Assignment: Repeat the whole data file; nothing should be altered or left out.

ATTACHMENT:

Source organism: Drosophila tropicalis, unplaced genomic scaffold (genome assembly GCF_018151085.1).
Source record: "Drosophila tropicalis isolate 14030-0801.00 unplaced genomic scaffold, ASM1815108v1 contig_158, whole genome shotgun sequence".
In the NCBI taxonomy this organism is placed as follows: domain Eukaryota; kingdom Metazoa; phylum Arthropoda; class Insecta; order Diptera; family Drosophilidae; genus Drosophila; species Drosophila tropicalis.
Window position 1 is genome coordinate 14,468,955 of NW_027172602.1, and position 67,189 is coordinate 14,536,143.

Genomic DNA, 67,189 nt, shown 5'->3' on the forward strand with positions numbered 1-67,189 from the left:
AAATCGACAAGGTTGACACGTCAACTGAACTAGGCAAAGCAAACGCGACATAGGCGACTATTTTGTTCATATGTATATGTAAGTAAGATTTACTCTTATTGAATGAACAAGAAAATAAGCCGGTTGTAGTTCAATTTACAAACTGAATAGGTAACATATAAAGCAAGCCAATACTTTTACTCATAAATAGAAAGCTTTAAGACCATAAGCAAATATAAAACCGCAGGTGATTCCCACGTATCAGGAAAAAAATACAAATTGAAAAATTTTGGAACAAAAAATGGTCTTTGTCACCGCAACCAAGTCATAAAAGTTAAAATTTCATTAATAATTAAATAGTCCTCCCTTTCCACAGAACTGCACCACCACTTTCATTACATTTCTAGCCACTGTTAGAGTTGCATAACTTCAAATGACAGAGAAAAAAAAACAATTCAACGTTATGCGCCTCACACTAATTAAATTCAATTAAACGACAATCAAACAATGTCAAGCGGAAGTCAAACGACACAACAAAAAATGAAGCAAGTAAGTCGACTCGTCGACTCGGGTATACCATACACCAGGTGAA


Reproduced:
Source organism: Drosophila tropicalis, unplaced genomic scaffold (genome assembly GCF_018151085.1).
Source record: "Drosophila tropicalis isolate 14030-0801.00 unplaced genomic scaffold, ASM1815108v1 contig_158, whole genome shotgun sequence".
In the NCBI taxonomy this organism is placed as follows: domain Eukaryota; kingdom Metazoa; phylum Arthropoda; class Insecta; order Diptera; family Drosophilidae; genus Drosophila; species Drosophila tropicalis.
Window position 1 is genome coordinate 14,468,955 of NW_027172602.1, and position 67,189 is coordinate 14,536,143.

Genomic DNA, 67,189 nt, shown 5'->3' on the forward strand with positions numbered 1-67,189 from the left:
AAATCGACAAGGTTGACACGTCAACTGAACTAGGCAAAGCAAACGCGACATAGGCGACTATTTTGTTCATATGTATATGTAAGTAAGATTTACTCTTATTGAATGAACAAGAAAATAAGCCGGTTGTAGTTCAATTTACAAACTGAATAGGTAACATATAAAGCAAGCCAATACTTTTACTCATAAATAGAAAGCTTTAAGACCATAAGCAAATATAAAACCGCAGGTGATTCCCACGTATCAGGAAAAAAATACAAATTGAAAAATTTTGGAACAAAAAATGGTCTTTGTCACCGCAACCAAGTCATAAAAGTTAAAATTTCATTAATAATTAAATAGTCCTCCCTTTCCACAGAACTGCACCACCACTTTCATTACATTTCTAGCCACTGTTAGAGTTGCATAACTTCAAATGACAGAGAAAAAAAAACAATTCAACGTTATGCGCCTCACACTAATTAAATTCAATTAAACGACAATCAAACAATGTCAAGCGGAAGTCAAACGACACAACAAAAAATGAAGCAAGTAAGTCGACTCGTCGACTCGGGTATACCATACACCAGGTGAA